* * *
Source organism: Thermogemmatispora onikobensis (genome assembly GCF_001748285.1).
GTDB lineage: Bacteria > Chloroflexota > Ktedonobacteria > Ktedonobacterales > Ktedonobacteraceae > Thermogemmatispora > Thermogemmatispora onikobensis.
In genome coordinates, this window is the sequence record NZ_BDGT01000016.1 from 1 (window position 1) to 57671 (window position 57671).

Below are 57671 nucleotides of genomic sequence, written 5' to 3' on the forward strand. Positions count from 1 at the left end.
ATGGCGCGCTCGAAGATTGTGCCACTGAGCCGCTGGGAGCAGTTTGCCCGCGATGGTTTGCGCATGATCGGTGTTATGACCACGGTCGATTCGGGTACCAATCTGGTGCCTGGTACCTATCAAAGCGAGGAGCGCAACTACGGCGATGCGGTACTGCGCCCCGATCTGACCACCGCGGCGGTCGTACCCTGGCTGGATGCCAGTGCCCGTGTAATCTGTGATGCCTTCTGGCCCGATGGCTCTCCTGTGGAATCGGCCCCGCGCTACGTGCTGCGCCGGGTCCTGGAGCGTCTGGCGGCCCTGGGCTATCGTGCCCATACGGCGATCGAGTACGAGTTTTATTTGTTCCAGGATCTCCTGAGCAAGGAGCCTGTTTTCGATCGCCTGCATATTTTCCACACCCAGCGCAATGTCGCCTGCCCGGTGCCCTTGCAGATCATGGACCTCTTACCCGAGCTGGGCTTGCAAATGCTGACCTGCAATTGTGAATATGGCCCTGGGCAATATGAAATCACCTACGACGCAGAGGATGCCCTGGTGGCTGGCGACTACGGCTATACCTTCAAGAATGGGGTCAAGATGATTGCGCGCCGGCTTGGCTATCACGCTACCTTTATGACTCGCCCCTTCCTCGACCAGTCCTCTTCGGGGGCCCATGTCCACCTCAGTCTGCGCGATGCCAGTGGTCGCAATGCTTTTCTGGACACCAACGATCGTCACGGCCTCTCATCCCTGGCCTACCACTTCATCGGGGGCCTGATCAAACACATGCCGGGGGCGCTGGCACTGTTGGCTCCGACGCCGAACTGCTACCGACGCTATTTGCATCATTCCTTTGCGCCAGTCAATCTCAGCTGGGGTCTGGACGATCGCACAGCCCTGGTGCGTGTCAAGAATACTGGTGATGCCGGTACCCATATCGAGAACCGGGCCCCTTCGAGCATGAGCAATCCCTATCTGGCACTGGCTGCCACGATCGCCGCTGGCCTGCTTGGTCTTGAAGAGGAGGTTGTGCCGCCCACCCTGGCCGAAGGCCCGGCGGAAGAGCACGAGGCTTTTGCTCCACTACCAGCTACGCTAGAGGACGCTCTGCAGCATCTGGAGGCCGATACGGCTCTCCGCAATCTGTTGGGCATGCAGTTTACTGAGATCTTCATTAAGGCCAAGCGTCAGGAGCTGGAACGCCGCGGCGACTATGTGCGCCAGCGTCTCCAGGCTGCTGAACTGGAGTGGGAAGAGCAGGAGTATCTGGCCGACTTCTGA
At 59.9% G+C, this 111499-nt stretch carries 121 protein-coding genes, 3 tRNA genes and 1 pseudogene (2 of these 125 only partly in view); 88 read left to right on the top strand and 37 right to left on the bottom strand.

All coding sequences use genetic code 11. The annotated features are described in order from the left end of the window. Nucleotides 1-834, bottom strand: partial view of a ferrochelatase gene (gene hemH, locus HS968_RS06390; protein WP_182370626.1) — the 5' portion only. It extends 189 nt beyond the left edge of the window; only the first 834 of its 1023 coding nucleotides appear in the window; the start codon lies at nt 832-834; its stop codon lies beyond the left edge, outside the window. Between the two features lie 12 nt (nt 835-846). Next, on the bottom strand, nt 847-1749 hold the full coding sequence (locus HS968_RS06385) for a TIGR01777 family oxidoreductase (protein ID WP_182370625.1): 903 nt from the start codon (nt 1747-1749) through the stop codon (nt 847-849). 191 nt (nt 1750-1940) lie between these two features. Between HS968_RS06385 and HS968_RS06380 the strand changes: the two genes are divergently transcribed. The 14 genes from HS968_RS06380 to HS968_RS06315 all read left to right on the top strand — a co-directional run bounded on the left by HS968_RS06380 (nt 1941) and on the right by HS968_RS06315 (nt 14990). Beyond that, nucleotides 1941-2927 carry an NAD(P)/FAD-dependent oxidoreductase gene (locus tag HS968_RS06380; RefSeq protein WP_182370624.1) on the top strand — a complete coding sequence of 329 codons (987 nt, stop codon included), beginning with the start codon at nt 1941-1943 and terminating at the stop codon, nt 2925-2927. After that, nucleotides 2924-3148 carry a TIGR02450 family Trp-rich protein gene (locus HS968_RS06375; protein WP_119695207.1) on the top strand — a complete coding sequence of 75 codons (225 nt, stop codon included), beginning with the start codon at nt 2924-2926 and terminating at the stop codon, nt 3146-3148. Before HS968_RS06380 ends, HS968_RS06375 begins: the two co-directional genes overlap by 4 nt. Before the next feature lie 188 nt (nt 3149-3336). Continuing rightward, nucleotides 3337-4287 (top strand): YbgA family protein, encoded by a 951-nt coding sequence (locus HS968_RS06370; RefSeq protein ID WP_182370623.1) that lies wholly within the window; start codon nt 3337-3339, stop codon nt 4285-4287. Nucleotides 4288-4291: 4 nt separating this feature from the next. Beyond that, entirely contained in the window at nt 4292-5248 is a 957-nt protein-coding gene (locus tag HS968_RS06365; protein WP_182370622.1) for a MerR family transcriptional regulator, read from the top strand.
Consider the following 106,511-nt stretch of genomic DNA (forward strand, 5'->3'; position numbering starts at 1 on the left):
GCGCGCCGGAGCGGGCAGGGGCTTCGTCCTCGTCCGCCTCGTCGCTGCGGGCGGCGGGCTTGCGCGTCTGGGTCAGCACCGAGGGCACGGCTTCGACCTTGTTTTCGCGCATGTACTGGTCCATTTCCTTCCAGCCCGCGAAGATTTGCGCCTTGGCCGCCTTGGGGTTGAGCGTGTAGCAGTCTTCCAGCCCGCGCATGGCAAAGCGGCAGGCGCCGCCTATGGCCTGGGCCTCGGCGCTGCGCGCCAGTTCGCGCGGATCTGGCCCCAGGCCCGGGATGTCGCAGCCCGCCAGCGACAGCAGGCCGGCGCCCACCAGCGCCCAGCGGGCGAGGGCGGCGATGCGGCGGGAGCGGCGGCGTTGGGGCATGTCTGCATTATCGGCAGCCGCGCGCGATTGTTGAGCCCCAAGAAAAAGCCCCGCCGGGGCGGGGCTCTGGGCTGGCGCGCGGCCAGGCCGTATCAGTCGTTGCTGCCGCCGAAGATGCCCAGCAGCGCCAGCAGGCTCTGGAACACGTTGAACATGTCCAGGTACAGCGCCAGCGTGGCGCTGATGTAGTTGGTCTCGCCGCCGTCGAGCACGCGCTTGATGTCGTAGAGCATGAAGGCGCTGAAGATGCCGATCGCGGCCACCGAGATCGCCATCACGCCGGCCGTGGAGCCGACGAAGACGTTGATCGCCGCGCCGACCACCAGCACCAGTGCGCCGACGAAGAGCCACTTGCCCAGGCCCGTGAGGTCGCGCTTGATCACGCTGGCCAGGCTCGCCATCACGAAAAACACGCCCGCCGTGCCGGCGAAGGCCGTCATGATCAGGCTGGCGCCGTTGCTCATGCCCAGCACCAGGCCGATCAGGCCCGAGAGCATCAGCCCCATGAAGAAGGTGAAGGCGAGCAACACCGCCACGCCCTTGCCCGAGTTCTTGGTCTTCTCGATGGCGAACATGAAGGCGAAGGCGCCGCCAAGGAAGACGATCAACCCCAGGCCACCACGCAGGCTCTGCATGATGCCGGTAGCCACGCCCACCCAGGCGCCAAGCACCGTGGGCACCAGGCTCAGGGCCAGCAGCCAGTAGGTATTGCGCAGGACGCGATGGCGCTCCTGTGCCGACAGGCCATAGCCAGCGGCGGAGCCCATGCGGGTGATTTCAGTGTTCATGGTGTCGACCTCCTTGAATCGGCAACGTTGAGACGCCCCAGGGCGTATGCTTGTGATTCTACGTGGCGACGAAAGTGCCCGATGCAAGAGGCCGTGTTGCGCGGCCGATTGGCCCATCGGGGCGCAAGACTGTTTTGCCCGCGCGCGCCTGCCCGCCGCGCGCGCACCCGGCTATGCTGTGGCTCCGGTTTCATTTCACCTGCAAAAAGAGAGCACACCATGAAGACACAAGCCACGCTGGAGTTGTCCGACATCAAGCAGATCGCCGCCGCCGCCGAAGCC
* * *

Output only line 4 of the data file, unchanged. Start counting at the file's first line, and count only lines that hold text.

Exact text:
Below are 57671 nucleotides of genomic sequence, written 5' to 3' on the forward strand. Positions count from 1 at the left end.